Women's Chorus Brings Christmas to Arlington

Women's Chorus Brings Christmas to Arlington

It is just after dinner and Martha Dodge's singing voice is resonating off the walls of her North Arlington home.

"When we had a dog, he used to bark," she said laughing. "Now I just close the door so I don't bother my husband."

Dodge is preparing for her role in the upcoming Washington Women's Chorus Christmas concert. It is a performance she has rehearsed for weeks. As she hits each note, she also taps them out on a piano to make sure she is still in key. With the concert only two days away, the remaining time she has to practice is crucial.

"I love being in the chorus," she said. "I try not to miss any rehearsals because you have to keep up with the group. The music is always wonderful. In some ways, it is a spiritual experience."

And it's the music that draws many to the chorus, a group that mostly sings pieces penned by female composers. This year's Christmas concert, set for 5th at St. Patrick's Episcopal Church, 4000 Lorcom Lane, will be a mixture of styles ranging from early Renaissance music to contemporary works, according to chorus spokeswoman Kathleen Holmay. The concert will also feature readings of poetry including one selection, a letter home, written by a soldier during the Vietnam War.

"It's a Christmas show," Holmay said. "That's something important to note. It is not about the holiday season. It is Christmas music."

The theme for the musical selections is advent and solstice stories. Directed by Donald Paul Richardson, a vocal coach, the chorus — which includes many women from Arlington — is one of few in the Washington, D.C. Metropolitan area that requires its singers to audition.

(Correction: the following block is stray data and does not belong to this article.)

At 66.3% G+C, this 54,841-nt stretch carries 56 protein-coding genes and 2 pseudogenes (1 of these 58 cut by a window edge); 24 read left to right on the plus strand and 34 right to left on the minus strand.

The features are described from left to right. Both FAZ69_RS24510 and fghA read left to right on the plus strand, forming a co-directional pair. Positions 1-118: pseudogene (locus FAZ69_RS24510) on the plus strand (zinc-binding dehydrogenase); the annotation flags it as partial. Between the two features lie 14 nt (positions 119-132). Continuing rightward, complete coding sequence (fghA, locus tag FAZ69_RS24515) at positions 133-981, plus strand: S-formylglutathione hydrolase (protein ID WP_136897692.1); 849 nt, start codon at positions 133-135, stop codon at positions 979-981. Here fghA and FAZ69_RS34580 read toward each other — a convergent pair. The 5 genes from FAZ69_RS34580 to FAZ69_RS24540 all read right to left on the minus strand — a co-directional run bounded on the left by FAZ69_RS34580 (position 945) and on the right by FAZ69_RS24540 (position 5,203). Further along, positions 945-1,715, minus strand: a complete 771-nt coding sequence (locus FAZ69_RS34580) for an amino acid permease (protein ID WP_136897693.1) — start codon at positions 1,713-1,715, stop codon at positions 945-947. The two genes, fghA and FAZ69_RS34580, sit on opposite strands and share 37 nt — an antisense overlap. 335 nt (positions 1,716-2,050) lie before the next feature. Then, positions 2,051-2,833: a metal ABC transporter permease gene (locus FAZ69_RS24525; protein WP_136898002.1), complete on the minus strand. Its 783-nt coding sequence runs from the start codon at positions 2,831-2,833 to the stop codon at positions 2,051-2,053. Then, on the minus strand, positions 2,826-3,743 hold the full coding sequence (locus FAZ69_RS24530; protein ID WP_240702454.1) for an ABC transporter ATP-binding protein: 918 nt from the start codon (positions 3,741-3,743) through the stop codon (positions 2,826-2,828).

"It was an interesting audition process," said singer Gwen Blakeman, who has performed in choral groups since age 12. "They sent or e-mailed us a sheet of music and then asked us to sight read it [singing by reading music off the page] in front of them. The idea was to see if you can take a sheet of music home and learn it yourself."

Dodge had a similar experience.

"It was a low-key but carefully done audition," she said. "I had to do vocal exercises, sight reading and then my voice checked for its tone and pitch."

Singing music written for women and by women, Blakeman said, is an added benefit to working with the chorus.

"It's written for a woman's voice and it is somewhat nice to know that you're singing something that maybe not too many people have heard."

The chorus rehearses each week in a local Arlington church but last weekend, the members went through a marathon rehearsal in preparation for the show.

Trying new things is part of how the chorus has flourished. Members recently returned from a goodwill journey to China, where the chorus sang along with a Chinese choral group and several others from the United States.

"It was difficult for the director to get us all singing on the same page," Blakeman said. "But I was impressed with the Chinese singers who were there. After about two or three rehearsals, everyone was singing together and it was beautiful."

The chorus is celebrating its tenth anniversary next year. The upcoming Christmas concert will also feature hand-bell players form the Stone Ridge Academy Girl's Chorus. The chorus holds auditions in September and early January, but Holmay said many women audition during season.